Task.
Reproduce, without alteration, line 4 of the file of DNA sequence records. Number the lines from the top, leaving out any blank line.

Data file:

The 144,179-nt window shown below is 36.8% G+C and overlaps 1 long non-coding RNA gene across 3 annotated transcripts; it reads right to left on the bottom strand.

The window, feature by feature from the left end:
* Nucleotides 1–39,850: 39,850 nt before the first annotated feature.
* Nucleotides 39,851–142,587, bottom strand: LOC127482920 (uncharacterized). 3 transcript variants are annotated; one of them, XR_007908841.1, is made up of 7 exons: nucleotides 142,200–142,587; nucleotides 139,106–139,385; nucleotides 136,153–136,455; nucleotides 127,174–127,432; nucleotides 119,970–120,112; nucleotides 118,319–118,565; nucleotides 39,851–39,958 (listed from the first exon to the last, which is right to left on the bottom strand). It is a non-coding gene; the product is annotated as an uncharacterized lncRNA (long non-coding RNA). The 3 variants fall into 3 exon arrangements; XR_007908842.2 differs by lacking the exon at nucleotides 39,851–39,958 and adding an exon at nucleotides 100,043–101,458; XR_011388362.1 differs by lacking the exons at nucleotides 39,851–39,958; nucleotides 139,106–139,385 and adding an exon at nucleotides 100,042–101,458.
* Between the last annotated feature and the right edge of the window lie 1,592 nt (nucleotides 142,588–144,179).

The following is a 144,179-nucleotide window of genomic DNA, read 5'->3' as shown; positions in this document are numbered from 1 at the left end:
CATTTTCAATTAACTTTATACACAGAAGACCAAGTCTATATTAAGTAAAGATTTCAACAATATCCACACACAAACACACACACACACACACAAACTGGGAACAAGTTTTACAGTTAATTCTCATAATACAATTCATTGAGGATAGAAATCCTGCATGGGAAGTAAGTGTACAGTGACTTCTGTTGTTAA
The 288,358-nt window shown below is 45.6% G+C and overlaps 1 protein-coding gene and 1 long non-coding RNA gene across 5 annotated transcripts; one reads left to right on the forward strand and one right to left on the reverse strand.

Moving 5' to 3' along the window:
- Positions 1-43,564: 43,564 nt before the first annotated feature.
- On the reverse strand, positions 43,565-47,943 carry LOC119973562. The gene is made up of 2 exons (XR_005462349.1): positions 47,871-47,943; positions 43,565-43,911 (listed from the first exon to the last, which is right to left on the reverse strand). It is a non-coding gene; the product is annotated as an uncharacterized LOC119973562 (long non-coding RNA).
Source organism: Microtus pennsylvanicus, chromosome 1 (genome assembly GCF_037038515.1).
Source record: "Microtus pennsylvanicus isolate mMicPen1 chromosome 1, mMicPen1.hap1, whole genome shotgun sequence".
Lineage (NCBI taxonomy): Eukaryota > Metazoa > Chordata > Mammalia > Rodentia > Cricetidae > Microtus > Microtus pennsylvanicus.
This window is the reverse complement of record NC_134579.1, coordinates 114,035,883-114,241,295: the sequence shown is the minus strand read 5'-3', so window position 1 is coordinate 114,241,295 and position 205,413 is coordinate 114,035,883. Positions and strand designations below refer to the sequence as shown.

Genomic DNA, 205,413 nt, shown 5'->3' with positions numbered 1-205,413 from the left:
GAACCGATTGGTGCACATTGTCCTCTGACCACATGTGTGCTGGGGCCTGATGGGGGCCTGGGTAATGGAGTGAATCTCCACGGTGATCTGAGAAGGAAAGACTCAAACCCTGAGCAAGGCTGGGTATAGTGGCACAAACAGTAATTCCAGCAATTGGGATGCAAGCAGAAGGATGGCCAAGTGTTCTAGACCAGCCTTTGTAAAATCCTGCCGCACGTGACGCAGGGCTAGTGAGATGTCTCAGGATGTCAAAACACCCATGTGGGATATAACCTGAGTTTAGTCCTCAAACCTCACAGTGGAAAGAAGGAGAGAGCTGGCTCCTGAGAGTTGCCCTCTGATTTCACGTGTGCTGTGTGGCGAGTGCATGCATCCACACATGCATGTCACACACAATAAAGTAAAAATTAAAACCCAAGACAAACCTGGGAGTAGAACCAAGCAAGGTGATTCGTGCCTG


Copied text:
* Nucleotides 39,851–142,587, bottom strand: LOC127482920 (uncharacterized). 3 transcript variants are annotated; one of them, XR_007908841.1, is made up of 7 exons: nucleotides 142,200–142,587; nucleotides 139,106–139,385; nucleotides 136,153–136,455; nucleotides 127,174–127,432; nucleotides 119,970–120,112; nucleotides 118,319–118,565; nucleotides 39,851–39,958 (listed from the first exon to the last, which is right to left on the bottom strand). It is a non-coding gene; the product is annotated as an uncharacterized lncRNA (long non-coding RNA). The 3 variants fall into 3 exon arrangements; XR_007908842.2 differs by lacking the exon at nucleotides 39,851–39,958 and adding an exon at nucleotides 100,043–101,458; XR_011388362.1 differs by lacking the exons at nucleotides 39,851–39,958; nucleotides 139,106–139,385 and adding an exon at nucleotides 100,042–101,458.